Optimal adaptive routing and traffic assignment in stochastic time-dependent networks
Author(s)Gao, Song, 1976-
Massachusetts Institute of Technology. Dept. of Civil and Environmental Engineering.
Moshe E. Ben-Akiva.
MetadataShow full item record
A stochastic time-dependent (STD) network is defined by treating all link travel times at all time periods as random variables, with possible time-wise and link-wise stochastic dependency. A routing policy is a decision rule which specifies what node to take next out of the current node based on the current time and online information. A formal framework is established for optimal routing policy problems in STD networks, including generic optimality conditions, and a comprehensive taxonomy with insights into variants of the problem. A variant pertinent to road traffic networks is studied in detail, where a discrete joint distribution of link travel times is used to accommodate the most general stochastic dependency among link travel times, and the access to perfect online information about link travel times is assumed. Both exact and approximation solution algorithms are designed and tested. The criteria of optimality are then extended to reliability measures, such as travel time variance and expected early/late schedule delays. The first routing-policy-based stochastic dynamic traffic assignment (DTA) model is established. A general framework is provided and the equilibrium problem is formulated as a fixed point problem with three components: the optimal routing policy generation module, the routing policy choice model and the policy-based dynamic network loader. An MSA (method of successive averages) heuristic is designed. Computational tests are carried out in a. hypothetical network, where random incidents are the source of stochasticity. The heuristic converges satisfactorily in the test network under the proposed test settings. The' adaptiveness in the routing policy based model leads to travel time savings at equilibrium.(cont.) As a byproduct, travel time reliability is also enhanced. The value of online information is an increasing function of the incident probability. Travel time savings are high when market penetrations are low. However, the function of travel time saving against market penetration is not monotonic. This suggests that in a travelers' information system or route guidance system, the information penetration needs to be chosen carefully to maximize benefits.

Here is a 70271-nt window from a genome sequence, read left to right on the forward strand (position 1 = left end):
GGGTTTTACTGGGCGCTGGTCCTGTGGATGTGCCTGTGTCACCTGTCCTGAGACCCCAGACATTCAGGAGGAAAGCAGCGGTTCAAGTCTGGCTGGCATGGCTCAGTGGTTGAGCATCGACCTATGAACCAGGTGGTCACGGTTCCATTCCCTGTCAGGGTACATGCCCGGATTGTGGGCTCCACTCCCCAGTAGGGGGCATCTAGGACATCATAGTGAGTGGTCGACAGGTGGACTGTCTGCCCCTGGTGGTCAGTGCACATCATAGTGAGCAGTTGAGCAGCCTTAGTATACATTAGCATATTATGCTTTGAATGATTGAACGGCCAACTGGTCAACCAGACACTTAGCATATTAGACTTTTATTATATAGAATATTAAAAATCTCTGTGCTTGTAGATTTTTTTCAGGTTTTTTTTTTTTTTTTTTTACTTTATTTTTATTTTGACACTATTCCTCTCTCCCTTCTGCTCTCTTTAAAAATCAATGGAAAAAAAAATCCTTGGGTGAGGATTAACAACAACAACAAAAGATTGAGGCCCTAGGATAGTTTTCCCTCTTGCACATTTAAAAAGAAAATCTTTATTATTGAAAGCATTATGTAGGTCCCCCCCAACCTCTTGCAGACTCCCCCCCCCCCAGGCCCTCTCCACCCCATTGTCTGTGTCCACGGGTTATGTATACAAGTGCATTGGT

Thesis (Ph. D.)--Massachusetts Institute of Technology, Dept. of Civil and Environmental Engineering, 2005.Includes bibliographical references (p. 233-237).
DepartmentMassachusetts Institute of Technology. Dept. of Civil and Environmental Engineering.
Massachusetts Institute of Technology
Civil and Environmental Engineering.